• It could possibly be because I don’t get enough “creative” time, but I have many many hours where I could be working on a piece and for whatever reason I find other things to do instead…
  • It could possibly be because I spend most of my time in the left brain world of computers and not near enough time in the right brain creative side, however, a personality test has shown that I have a stronger right brain focus than left brain focus – not by much, but its there… so I should be able to slip into creative mode fairly easily….
  • It could be because I don’t get a long enough stretch of time, but I have full weekends where I could do nothing but create…

it could be 100 reasons for me, and a different 100 reasons for you. The hard part is working out what those reasons are and what you can do to overcome them.

The Artistic Zone…

As a beginner, have you ever found your zone? You know that place where time and everything else ceases to exist except for the artwork you are working on? I have found it several times, so much so that Peter has been able to walk up the hallway tapping the wall (to let me know hes coming), walk into my room and then lean over me before I even realise he is there! I tell you now, heart attacks do not lend themselves very well to being “in the zone” LOL

One of the things I find the hardest to do is to quiet my mind long enough to get into that peaceful wonderful zone where my creativity comes to the fore. Long days at work, outstanding housework, emotional issues, stress, tiredness, frustration, other priorities, and a million other things can get in the way of sinking into the zone. To do any sort of artwork, I believe I need to be in a fairly peaceful place before I begin. I think over the past 10 months, I have achieved this zone 5 times! LOL

The times when I have been able to focus on my artwork have been the times when all of my housework was complete (to my standards! LOL), my partner was happy, all of my outstanding urgent tasks were done, I wasn’t tired or stressed or upset about something, and I felt more at peace with where my life was at that moment in time. It hasn’t happened often simply because until today I never even noticed it. Now that I have, I will do my best to “clear my plate” before trying any artwork piece again.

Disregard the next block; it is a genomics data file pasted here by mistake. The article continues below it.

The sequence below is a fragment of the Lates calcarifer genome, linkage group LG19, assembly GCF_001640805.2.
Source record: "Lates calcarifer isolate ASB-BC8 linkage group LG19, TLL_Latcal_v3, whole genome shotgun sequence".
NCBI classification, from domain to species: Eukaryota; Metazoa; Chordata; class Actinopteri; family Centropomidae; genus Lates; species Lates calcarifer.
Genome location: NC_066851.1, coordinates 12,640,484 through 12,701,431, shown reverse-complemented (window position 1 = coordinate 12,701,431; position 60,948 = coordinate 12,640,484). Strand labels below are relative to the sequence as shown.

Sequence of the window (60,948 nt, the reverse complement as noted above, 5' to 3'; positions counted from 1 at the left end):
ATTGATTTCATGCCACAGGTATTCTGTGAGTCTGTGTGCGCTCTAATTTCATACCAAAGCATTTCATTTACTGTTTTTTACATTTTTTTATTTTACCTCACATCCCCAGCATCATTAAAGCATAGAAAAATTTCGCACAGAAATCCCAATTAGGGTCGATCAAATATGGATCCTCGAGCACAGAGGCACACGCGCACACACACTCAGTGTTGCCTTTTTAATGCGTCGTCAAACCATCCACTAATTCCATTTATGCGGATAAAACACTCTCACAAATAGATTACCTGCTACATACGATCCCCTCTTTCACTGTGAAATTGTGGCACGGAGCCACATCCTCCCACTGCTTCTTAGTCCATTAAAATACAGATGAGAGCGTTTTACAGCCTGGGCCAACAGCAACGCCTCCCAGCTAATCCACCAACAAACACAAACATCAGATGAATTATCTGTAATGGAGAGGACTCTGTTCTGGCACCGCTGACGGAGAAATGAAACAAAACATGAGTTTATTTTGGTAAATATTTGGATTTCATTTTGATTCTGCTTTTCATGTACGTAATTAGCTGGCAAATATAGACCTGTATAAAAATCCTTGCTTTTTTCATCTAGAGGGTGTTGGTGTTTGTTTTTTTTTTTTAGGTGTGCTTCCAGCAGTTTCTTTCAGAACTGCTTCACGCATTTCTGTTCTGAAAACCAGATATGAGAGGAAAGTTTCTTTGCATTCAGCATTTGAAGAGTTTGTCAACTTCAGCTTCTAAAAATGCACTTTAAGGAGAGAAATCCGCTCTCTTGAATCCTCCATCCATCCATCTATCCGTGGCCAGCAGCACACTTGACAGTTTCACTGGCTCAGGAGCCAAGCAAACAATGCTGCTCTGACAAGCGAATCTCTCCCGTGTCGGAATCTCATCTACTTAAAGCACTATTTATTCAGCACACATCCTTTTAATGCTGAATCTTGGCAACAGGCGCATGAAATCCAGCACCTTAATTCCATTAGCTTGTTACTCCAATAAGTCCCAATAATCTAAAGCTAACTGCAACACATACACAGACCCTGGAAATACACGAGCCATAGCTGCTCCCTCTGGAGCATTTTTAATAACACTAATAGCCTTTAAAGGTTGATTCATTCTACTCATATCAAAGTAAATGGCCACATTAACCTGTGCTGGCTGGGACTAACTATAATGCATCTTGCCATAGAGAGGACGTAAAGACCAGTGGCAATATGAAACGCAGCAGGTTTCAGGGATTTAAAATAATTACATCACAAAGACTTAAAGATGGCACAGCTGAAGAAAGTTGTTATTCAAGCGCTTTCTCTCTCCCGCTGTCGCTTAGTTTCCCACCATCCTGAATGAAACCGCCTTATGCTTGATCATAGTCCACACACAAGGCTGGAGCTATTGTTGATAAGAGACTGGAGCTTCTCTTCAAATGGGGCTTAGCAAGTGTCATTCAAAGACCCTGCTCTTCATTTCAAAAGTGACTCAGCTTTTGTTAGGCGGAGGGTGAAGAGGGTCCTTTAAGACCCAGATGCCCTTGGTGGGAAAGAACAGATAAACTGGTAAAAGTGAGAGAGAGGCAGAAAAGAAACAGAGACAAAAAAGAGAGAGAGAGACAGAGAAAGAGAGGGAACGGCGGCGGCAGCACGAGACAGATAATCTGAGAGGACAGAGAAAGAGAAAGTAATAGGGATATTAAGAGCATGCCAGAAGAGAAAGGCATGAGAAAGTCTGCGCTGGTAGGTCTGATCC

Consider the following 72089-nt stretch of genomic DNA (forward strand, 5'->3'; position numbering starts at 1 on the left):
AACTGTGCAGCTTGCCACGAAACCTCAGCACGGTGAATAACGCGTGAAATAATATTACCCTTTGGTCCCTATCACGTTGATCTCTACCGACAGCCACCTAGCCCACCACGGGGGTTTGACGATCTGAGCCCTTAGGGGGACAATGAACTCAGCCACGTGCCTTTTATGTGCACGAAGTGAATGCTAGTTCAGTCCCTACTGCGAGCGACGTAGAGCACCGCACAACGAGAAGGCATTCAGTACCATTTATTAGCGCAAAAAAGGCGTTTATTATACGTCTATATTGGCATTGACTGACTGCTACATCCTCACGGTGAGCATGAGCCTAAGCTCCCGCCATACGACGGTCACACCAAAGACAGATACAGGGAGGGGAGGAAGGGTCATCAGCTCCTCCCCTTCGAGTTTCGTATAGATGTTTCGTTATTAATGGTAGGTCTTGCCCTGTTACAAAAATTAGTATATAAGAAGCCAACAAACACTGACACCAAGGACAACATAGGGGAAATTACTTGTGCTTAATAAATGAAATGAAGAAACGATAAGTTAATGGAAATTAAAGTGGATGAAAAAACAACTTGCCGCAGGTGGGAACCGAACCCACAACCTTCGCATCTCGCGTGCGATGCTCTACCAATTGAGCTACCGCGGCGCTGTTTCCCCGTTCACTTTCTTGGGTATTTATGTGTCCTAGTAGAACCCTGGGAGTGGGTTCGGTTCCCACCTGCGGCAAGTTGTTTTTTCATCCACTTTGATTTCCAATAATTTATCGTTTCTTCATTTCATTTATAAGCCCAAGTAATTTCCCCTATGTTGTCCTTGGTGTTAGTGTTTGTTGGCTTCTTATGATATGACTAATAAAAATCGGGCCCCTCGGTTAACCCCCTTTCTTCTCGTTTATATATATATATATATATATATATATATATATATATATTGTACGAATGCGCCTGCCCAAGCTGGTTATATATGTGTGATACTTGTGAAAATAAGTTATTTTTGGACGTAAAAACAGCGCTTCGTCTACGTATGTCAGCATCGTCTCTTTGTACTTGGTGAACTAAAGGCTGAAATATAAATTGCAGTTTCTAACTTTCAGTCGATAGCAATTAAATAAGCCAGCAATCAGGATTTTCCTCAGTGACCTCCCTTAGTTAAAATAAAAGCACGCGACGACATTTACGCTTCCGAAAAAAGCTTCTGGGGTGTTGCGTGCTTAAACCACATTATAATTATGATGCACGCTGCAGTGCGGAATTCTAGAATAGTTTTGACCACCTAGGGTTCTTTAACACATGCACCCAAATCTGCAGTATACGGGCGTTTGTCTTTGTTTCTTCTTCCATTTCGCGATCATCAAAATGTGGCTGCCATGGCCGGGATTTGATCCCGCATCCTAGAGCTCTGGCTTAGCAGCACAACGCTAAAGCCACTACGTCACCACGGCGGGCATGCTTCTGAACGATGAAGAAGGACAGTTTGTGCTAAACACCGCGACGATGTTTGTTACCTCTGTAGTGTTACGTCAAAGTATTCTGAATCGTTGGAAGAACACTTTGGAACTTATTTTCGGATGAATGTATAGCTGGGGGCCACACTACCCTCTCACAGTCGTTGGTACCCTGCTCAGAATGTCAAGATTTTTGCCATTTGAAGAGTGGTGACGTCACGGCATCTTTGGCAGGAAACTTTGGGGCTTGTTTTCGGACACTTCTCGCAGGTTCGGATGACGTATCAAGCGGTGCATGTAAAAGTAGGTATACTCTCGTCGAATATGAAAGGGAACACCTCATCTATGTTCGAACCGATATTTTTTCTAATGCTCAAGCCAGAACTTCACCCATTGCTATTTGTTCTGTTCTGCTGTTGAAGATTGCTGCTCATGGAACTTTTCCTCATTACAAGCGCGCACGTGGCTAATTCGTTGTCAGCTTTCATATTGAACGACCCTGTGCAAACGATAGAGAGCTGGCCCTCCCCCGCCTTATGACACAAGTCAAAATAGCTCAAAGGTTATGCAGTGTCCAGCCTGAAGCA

How do you get into your zone? What do you think would make it easier for you to enter your zone? Do you have to have the perfect environment to create? Could this be part of the reason you don’t finish your artworks?

Perfectionism

a personal standard, attitude, or philosophy that demands perfection and rejects anything less

Perfection – the highest degree of proficiency, skill, or excellence, as in some art

Its highly possible that this is a big part of the reason why I personally haven’t ever finished a piece. Once I do something I don’t like or it doesn’t look like the image I am trying to replicate, I lose heart and lose my will to go on. I start to think “I’ll do better on the next piece” and then slowly but surely I lose interest in the piece. I believe to some degree its probably a part of every persons reason for not finishing something they have started. To be “perfect” as a beginner when you are following the tutorials of a master is a ridiculous thing to try to achieve, but I can guarantee as a beginner that most of us try to achieve this … and fail.

So we are back at “fear of failure” again. When we start a piece we hope to achieve an outcome as good as the master who achieved the piece in the first place, and that’s simply not going to happen until we have many more years of experience under our belts,… even then it would be impossible to replicate what the master has achieved because we are each individuals and each have our own style. This is a good thing! We don’t want to be who they are, we want to be ourselves and so we should be focusing on learning the techniques in our own way rather than killing ourselves trying to replicate what has already been done.

I believe Coloured Pencil Art lends itself to failure so much easier than other art forms. For a start, it takes so long to achieve a single finished piece so there are many breaks where other things can interfere. Secondly, every Coloured Pencil Art piece goes through an ugly stage where it is easy to quit and say “I’m never going to get this!”, when in fact you are only a layer or two away from something amazing.